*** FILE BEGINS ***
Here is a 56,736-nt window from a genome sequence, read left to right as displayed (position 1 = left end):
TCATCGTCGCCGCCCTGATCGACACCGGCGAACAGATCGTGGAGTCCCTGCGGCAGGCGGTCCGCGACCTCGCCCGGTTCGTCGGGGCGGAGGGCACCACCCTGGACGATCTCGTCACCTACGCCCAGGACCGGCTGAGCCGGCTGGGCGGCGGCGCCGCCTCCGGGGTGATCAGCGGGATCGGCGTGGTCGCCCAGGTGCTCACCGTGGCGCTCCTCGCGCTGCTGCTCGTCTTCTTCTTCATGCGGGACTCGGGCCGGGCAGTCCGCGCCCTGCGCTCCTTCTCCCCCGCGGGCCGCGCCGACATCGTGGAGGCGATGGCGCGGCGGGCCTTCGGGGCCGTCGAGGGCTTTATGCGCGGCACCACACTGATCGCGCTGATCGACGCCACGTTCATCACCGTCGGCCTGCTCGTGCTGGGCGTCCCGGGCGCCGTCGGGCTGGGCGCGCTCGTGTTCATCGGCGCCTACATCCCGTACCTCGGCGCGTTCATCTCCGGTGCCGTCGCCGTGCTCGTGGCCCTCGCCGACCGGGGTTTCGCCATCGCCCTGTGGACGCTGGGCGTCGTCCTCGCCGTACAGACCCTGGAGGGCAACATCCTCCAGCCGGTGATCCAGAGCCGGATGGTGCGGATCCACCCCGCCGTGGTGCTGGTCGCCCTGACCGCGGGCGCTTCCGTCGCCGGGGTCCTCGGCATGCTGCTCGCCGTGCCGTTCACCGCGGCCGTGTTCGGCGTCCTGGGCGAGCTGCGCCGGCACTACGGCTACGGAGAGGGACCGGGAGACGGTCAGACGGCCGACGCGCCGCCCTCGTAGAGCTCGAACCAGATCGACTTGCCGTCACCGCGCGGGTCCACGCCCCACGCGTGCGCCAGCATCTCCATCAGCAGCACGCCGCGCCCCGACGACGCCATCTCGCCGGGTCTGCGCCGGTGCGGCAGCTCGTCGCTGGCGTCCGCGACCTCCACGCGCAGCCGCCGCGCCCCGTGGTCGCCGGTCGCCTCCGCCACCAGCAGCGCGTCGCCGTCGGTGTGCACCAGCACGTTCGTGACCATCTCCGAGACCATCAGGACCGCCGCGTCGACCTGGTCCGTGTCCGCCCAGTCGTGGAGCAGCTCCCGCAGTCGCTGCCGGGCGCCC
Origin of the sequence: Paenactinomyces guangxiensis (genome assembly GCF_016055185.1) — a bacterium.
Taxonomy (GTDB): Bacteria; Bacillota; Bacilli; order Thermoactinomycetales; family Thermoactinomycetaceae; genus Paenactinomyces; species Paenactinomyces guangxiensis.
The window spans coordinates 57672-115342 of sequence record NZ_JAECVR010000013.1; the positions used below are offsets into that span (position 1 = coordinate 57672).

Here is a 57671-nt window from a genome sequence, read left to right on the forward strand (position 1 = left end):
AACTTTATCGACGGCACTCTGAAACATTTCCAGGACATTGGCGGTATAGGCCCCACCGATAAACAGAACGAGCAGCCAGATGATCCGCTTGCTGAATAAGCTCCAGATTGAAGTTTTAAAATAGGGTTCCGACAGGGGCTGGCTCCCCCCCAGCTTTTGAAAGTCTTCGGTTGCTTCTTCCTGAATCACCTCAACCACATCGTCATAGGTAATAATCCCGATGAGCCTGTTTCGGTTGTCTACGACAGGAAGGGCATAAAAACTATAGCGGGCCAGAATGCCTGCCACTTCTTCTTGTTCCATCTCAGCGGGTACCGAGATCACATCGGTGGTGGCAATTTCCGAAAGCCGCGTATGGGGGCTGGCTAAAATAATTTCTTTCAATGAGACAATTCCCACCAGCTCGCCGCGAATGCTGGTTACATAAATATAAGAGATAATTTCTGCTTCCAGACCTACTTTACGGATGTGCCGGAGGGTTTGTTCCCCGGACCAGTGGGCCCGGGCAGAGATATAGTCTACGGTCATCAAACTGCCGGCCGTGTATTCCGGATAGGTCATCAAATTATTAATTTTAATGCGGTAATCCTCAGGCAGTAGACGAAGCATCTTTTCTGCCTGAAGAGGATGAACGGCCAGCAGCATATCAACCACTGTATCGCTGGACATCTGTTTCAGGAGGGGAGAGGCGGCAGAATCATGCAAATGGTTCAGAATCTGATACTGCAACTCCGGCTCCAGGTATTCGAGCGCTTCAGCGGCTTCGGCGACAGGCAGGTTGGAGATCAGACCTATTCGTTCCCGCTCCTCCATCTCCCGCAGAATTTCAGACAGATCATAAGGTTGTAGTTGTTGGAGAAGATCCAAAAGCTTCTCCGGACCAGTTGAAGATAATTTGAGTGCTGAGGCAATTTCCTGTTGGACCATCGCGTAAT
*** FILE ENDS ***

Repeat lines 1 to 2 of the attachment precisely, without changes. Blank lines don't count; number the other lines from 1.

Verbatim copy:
Here is a 56,736-nt window from a genome sequence, read left to right as displayed (position 1 = left end):
TCATCGTCGCCGCCCTGATCGACACCGGCGAACAGATCGTGGAGTCCCTGCGGCAGGCGGTCCGCGACCTCGCCCGGTTCGTCGGGGCGGAGGGCACCACCCTGGACGATCTCGTCACCTACGCCCAGGACCGGCTGAGCCGGCTGGGCGGCGGCGCCGCCTCCGGGGTGATCAGCGGGATCGGCGTGGTCGCCCAGGTGCTCACCGTGGCGCTCCTCGCGCTGCTGCTCGTCTTCTTCTTCATGCGGGACTCGGGCCGGGCAGTCCGCGCCCTGCGCTCCTTCTCCCCCGCGGGCCGCGCCGACATCGTGGAGGCGATGGCGCGGCGGGCCTTCGGGGCCGTCGAGGGCTTTATGCGCGGCACCACACTGATCGCGCTGATCGACGCCACGTTCATCACCGTCGGCCTGCTCGTGCTGGGCGTCCCGGGCGCCGTCGGGCTGGGCGCGCTCGTGTTCATCGGCGCCTACATCCCGTACCTCGGCGCGTTCATCTCCGGTGCCGTCGCCGTGCTCGTGGCCCTCGCCGACCGGGGTTTCGCCATCGCCCTGTGGACGCTGGGCGTCGTCCTCGCCGTACAGACCCTGGAGGGCAACATCCTCCAGCCGGTGATCCAGAGCCGGATGGTGCGGATCCACCCCGCCGTGGTGCTGGTCGCCCTGACCGCGGGCGCTTCCGTCGCCGGGGTCCTCGGCATGCTGCTCGCCGTGCCGTTCACCGCGGCCGTGTTCGGCGTCCTGGGCGAGCTGCGCCGGCACTACGGCTACGGAGAGGGACCGGGAGACGGTCAGACGGCCGACGCGCCGCCCTCGTAGAGCTCGAACCAGATCGACTTGCCGTCACCGCGCGGGTCCACGCCCCACGCGTGCGCCAGCATCTCCATCAGCAGCACGCCGCGCCCCGACGACGCCATCTCGCCGGGTCTGCGCCGGTGCGGCAGCTCGTCGCTGGCGTCCGCGACCTCCACGCGCAGCCGCCGCGCCCCGTGGTCGCCGGTCGCCTCCGCCACCAGCAGCGCGTCGCCGTCGGTGTGCACCAGCACGTTCGTGACCATCTCCGAGACCATCAGGACCGCCGCGTCGACCTGGTCCGTGTCCGCCCAGTCGTGGAGCAGCTCCCGCAGTCGCTGCCGGGCGCCC